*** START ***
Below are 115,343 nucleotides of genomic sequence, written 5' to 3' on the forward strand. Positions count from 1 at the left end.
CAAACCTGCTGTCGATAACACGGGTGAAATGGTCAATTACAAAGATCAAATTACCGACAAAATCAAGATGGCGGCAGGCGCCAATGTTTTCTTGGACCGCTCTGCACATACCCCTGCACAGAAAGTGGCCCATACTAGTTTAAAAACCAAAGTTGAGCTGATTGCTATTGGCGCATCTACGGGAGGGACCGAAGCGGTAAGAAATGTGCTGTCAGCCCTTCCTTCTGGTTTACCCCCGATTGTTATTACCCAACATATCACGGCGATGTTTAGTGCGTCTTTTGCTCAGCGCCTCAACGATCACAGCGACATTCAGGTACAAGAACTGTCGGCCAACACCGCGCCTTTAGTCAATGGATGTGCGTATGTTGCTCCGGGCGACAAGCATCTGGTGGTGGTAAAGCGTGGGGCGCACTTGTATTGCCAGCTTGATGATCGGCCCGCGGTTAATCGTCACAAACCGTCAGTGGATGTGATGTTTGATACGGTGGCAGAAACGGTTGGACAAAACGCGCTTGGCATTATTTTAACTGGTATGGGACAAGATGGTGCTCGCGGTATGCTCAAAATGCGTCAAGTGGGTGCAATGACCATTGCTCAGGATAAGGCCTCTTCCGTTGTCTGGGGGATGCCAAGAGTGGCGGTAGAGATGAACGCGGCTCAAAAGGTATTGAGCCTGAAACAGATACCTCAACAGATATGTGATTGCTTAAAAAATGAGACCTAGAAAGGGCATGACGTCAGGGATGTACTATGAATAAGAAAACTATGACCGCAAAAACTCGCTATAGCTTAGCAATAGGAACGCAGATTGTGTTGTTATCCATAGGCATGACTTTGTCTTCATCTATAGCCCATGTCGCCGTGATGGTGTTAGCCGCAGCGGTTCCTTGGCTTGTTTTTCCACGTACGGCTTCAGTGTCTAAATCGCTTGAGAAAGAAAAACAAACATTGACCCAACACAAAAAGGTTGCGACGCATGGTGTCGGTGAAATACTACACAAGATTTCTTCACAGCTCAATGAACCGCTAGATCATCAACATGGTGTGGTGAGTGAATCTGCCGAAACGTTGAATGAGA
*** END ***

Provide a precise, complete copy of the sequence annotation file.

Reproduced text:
Below are 115,343 nucleotides of genomic sequence, written 5' to 3' on the forward strand. Positions count from 1 at the left end.
CAAACCTGCTGTCGATAACACGGGTGAAATGGTCAATTACAAAGATCAAATTACCGACAAAATCAAGATGGCGGCAGGCGCCAATGTTTTCTTGGACCGCTCTGCACATACCCCTGCACAGAAAGTGGCCCATACTAGTTTAAAAACCAAAGTTGAGCTGATTGCTATTGGCGCATCTACGGGAGGGACCGAAGCGGTAAGAAATGTGCTGTCAGCCCTTCCTTCTGGTTTACCCCCGATTGTTATTACCCAACATATCACGGCGATGTTTAGTGCGTCTTTTGCTCAGCGCCTCAACGATCACAGCGACATTCAGGTACAAGAACTGTCGGCCAACACCGCGCCTTTAGTCAATGGATGTGCGTATGTTGCTCCGGGCGACAAGCATCTGGTGGTGGTAAAGCGTGGGGCGCACTTGTATTGCCAGCTTGATGATCGGCCCGCGGTTAATCGTCACAAACCGTCAGTGGATGTGATGTTTGATACGGTGGCAGAAACGGTTGGACAAAACGCGCTTGGCATTATTTTAACTGGTATGGGACAAGATGGTGCTCGCGGTATGCTCAAAATGCGTCAAGTGGGTGCAATGACCATTGCTCAGGATAAGGCCTCTTCCGTTGTCTGGGGGATGCCAAGAGTGGCGGTAGAGATGAACGCGGCTCAAAAGGTATTGAGCCTGAAACAGATACCTCAACAGATATGTGATTGCTTAAAAAATGAGACCTAGAAAGGGCATGACGTCAGGGATGTACTATGAATAAGAAAACTATGACCGCAAAAACTCGCTATAGCTTAGCAATAGGAACGCAGATTGTGTTGTTATCCATAGGCATGACTTTGTCTTCATCTATAGCCCATGTCGCCGTGATGGTGTTAGCCGCAGCGGTTCCTTGGCTTGTTTTTCCACGTACGGCTTCAGTGTCTAAATCGCTTGAGAAAGAAAAACAAACATTGACCCAACACAAAAAGGTTGCGACGCATGGTGTCGGTGAAATACTACACAAGATTTCTTCACAGCTCAATGAACCGCTAGATCATCAACATGGTGTGGTGAGTGAATCTGCCGAAACGTTGAATGAGA